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Determining Theft of Text-to-Speech components Disclosure Number: IPCOM000203278D
Publication Date: 2011-Jan-21
Document File: 1 page(s) / 19K

Publishing Venue

The Prior Art Database


Disclosed is a method to automatically determine and provide an audio-announcement of the origin and copyright status of a text-to-speech product.

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Determining Theft of Text-to-Speech components

Unauthorized use of a company's Text-To-Speech (TTS) products can cost that company money. Source code, compiled code and language data-sets can all be mis-appropriated, pirated or re-distributed. When embedded into a product, it is virtually impossible to discern its origins because it lacks any visible manifestation. A means of determining the pedigree of TTS is desired. This invention provides such a means.

TTS works by streaming text, including both emotive declarations and linguistic content, through a processing unit which compares the text to a pre-defined data set, which then provides or can be used to derive the acoustic information necessary to generate comprehensible speech. The basic idea for allowing discovery of a pedigree is to hard-code a special sequence of characters into the data set such that, when encountered in the text stream, it will cause a verify specific declaration of pedigree to be verbalized. For example, if the text stream is "6%#asdf$a)))", the device's audio output is the product name and copyright information. Alternatively and more subtly, to prevent discovery and circumvention, syntactically invalid or highly unusual sequences of words or phonemes could be used to generate the foregoing pronouncement.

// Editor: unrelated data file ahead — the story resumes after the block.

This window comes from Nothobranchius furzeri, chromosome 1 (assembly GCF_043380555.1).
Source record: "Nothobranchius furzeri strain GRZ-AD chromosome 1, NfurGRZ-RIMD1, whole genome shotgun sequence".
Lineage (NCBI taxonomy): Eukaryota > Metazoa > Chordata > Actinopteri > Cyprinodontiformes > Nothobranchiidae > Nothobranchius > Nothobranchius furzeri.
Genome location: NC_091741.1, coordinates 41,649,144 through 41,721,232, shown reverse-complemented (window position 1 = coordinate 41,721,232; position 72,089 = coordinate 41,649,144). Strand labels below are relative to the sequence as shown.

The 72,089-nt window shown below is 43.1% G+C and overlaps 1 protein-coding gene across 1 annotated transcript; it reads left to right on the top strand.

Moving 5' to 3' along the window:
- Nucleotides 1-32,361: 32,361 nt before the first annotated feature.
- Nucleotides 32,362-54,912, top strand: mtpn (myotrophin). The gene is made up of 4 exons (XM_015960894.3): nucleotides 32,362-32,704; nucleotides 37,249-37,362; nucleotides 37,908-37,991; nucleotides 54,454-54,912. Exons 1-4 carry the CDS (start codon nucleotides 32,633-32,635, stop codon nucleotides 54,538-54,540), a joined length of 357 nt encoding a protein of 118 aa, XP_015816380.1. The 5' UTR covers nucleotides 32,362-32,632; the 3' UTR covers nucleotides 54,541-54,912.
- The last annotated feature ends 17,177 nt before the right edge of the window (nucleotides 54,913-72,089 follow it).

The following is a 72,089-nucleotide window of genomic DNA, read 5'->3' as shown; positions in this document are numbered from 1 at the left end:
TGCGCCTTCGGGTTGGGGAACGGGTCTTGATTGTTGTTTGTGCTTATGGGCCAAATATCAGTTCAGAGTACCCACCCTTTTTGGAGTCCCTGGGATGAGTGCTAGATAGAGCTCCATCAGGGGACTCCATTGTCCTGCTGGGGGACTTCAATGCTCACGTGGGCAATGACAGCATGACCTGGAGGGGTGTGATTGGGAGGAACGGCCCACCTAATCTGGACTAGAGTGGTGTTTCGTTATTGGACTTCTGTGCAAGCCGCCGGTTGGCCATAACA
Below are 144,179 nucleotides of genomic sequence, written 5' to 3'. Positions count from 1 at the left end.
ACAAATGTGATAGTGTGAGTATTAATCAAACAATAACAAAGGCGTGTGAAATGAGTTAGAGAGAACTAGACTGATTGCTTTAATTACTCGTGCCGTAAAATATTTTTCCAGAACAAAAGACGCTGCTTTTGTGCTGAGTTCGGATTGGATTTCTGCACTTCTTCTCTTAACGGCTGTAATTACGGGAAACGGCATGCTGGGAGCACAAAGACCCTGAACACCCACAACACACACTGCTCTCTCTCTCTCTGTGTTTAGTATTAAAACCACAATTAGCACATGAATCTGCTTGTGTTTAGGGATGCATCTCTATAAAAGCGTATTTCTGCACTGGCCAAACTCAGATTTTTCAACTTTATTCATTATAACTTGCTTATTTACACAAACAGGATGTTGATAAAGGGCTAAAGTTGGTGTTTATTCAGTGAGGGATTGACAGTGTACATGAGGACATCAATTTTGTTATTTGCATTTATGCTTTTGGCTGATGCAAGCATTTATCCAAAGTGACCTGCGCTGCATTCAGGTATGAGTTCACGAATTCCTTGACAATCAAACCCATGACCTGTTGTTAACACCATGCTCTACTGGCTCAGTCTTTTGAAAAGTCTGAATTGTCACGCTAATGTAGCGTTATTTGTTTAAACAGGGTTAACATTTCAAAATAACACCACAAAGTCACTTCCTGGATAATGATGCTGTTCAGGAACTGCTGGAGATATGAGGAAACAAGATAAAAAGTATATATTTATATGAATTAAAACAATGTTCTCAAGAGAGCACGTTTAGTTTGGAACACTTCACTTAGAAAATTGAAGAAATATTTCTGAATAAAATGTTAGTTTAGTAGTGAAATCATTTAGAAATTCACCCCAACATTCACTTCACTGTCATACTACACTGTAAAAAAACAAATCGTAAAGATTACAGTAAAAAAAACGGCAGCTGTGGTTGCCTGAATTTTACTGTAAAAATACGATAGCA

The invention works as follows:
1. Examine incoming text stream for key sequences. If matched, go to step 2. Otherwise, continue normal TTS processing.

2. Obtain or generate waveform...